Samsung Galaxy S6, S6 Edge bite into Android Marshmallow

The newest version of Google's mobile software is coming to Samsung's flagship phones, just days before Galaxy S7 will be unveiled.

Katie Collins Senior European Correspondent
Katie a UK-based news reporter and features writer. Officially, she is CNET's European correspondent, covering tech policy and Big Tech in the EU and UK. Unofficially, she serves as CNET's Taylor Swift correspondent. You can also find her writing about tech for good, ethics and human rights, the climate crisis, robots, travel and digital culture. She was once described a "living synth" by London's Evening Standard for having a microchip injected into her hand.
Katie Collins
3 min read
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The Galaxy S6 and S6 Edge are about to get a fresh lick of paint thanks to the addition of Android Marshmallow.

Juan Garzón/CNET

If you're a Samsung Galaxy S6 or S6 Edge owner disgruntled that your expensive phone's software is a generation behind rivals, you'll be glad to hear the latest version of Google's Android is arriving.

Samsung said Monday it will update the two top-end phones to Android 6.0 Marshmallow software starting immediately and update some other Galaxy devices gradually as well. Exactly when you receive the update will depend on where you live and what carrier you subscribe to. Samsung did not say whether the supersized S6 Edge+ would also receive the update.

A major software upgrade such as this can make a stale smartphone feel shiny and new again, at least on the inside. Marshmallow brings a host of new features, including a redesigned app drawer, better battery life and more sophisticated Google Now integration to Android. The Marshmallow update, which Google announced in May 2015 and released in October with its own Nexus phones, is the biggest change to the software since October 2014.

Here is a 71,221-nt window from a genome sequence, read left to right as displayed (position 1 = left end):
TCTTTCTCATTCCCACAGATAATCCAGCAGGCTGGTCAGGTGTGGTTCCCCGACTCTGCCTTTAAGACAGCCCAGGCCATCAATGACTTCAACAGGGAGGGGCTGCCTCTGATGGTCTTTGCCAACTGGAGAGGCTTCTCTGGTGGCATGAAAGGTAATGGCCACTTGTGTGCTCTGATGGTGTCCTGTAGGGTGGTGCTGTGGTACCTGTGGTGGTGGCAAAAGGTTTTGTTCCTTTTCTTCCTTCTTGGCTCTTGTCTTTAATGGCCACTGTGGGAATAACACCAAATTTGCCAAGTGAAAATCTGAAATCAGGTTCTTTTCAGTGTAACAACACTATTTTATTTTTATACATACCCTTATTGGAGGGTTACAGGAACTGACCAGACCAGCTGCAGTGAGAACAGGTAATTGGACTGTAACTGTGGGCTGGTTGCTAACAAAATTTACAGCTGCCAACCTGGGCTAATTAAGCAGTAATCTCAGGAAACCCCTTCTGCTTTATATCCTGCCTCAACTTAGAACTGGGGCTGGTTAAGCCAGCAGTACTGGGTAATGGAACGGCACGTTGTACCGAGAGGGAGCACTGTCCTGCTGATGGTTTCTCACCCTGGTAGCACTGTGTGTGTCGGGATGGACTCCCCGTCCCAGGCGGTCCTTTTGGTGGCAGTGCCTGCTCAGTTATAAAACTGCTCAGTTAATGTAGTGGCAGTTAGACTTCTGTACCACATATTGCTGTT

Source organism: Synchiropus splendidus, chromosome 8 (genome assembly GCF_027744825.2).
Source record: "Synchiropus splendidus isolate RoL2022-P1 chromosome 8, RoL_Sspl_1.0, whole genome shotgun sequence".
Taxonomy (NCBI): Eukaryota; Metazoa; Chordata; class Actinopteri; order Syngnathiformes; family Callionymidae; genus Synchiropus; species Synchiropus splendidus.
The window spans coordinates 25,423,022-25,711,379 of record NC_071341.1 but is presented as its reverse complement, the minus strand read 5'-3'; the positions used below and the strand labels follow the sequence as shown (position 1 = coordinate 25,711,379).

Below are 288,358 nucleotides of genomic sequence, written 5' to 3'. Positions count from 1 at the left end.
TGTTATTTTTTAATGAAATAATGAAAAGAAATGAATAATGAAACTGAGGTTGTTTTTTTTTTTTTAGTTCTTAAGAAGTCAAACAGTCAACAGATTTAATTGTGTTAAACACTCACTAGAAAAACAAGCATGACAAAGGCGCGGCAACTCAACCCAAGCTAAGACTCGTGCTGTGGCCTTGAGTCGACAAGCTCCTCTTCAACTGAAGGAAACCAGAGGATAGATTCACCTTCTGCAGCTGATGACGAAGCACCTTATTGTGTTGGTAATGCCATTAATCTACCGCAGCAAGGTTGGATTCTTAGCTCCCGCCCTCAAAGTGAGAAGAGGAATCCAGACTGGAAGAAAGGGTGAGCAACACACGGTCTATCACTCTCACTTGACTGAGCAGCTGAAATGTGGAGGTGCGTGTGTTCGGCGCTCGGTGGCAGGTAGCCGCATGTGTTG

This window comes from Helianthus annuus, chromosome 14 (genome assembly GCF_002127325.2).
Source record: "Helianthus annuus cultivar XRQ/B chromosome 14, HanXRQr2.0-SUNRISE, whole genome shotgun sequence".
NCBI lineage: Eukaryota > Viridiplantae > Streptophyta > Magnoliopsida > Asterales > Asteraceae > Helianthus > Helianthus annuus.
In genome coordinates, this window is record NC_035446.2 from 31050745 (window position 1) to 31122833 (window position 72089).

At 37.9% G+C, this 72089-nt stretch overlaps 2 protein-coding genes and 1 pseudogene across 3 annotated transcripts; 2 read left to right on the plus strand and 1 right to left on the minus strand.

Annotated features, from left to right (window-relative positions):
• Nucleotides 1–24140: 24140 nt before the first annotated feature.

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Android is the most widely used phone software, but for many customers, the version that comes with their phone is the only one they'll see. That means they won't see new features until they buy a new phone and that developers don't have as much incentive to rapidly retool their apps to take advantage of new features. As of the beginning of this month, Marshmallow was on less than 1.2 percent of all Android devices.

Samsung also is updating its Edge screen feature alongside Marshmallow, expanding the width of a panel running down the one edge of the phone that customers can use to reach contacts, launch tools and apps, and browse news, company stocks and sports scores.

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Google itself released the first Marshmallow-powered phones with the Nexus devices the company develops in partnership with major manufacturers. Next came LG's own flagship phone, the G4. Now Samsung has caught up, squeezing in a whole day ahead of rival HTC, which is starting to upgrade the One M9 to Marshmallow starting Tuesday, according to Mo Versi, the company's VP of product management.

Unlike Apple, which makes every iPhone and the iOS software they run, Android phone makers need to go through a cumbersome process to update customers' phones. They must first wait for Google to finish tinkering with the software before they can begin to add their own flourishes and ensure compatibility with their own devices.

Marshmallow will give restore some of the cachet of the Samsung Galaxy S6 and S6 Edge, the two top-end phones from the biggest Android phone maker. But their position at the top of Samsung's product line won't last much longer. They are likely to be superseded as soon as next Sunday, when Samsung is expected to unveil its two new flagships, the Galaxy S7 and S7 Edge, at an event during the Mobile World Congress tech show in Barcelona.

CNET will be out in Barcelona covering Samsung's event, bringing you news, analysis and hands-on photos and video from the show floor. In the meantime, check out the latest news regarding when you can expect your Android phone to get Marshmallow.